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1975 and all that
By IAN CUNLIFFE | On 22 July 2020
45 years have passed since the most controversial crisis in Australian political history – the dismissal of the Whitlam Government by the Governor-General on 11 November 1975. But it was not the first dismissal of an elected government by a vice-regal figure in Australia.
The Great Depression was a turbulent time in Australia. The peak of that turbulence was on 13 May 1932 when NSW Governor, Sir Philip Game dismissed NSW Labor Premier, the firebrand Jack Lang. Lang later became a political father-figure to two Australian Prime Ministers – one from either side of politics – Paul Keating and Malcolm Turnbull.
I gained a fascinating insight into the Lang dismissal in the aftermath of another major upheaval in Australian political and public life – the bombing of Sydney’s Hilton Hotel on 13 February 1978. I worked on the Protective Security Review (PSR) which inquired into issues that emerged from the bombing. Justice Robert Hope conducted the PSR.
A bomb had exploded outside the hotel, where the Commonwealth Heads of Governments were meeting – involving Prime Ministers and Presidents from many of the countries of the British Commonwealth. Three people were killed by the blast. The most popular speculation was that the bomb was planted by a religious sect and targeted at the Indian Prime Minister.
After the Hilton Bombing, the Army was called in to evacuate the Conference to Bowral in rural NSW. There were no Australian precedents for that action and serious questions were asked about, for example, what the legalities would have been if a soldier had shot someone: the law regarding police shootings is tolerably clear, but not for soldiers in such situations. Similar issues arise in relation to the power to make arrests.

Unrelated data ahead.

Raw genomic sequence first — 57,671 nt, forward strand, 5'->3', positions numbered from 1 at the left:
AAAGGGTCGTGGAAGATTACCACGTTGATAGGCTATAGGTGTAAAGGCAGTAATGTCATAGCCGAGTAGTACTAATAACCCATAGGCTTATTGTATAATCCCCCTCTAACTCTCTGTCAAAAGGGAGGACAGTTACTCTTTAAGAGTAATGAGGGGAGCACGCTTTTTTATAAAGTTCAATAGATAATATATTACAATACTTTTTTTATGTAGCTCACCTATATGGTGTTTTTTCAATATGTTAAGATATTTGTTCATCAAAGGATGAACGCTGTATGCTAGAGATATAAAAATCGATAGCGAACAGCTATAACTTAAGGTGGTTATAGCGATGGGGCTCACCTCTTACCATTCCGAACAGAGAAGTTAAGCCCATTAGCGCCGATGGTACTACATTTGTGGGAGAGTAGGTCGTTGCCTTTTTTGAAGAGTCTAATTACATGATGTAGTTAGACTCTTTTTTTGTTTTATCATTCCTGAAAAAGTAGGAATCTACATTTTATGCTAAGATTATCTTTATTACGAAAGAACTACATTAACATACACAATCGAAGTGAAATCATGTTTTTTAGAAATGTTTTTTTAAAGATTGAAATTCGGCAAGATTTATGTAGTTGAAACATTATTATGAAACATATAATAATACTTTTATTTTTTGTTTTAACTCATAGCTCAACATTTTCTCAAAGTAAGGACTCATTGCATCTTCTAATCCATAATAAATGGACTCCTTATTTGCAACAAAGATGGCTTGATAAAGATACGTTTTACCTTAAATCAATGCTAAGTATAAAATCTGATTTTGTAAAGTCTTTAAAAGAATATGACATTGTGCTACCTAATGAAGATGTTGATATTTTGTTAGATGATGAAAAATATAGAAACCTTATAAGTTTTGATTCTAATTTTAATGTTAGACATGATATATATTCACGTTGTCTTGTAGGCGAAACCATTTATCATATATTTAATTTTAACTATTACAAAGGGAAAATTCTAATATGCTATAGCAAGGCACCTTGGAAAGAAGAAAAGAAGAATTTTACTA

Accordingly, various issues about military law were important in the PSR. Australia’s leading authority on such issues was Sir Victor Windeyer. Sir Victor was probably the most distinguished member of one of Australian history’s most distinguished judicial families. He had been a High Court justice. Earlier, Sir Victor was Counsel Assisting the Petrov Royal Commission, established by Prime Minister Robert Menzies to his great political advantage. Earlier still, Sir Victor rose to the rank of Major General, and saw action during the Second World War, including in the siege of Tobruk and in New Guinea.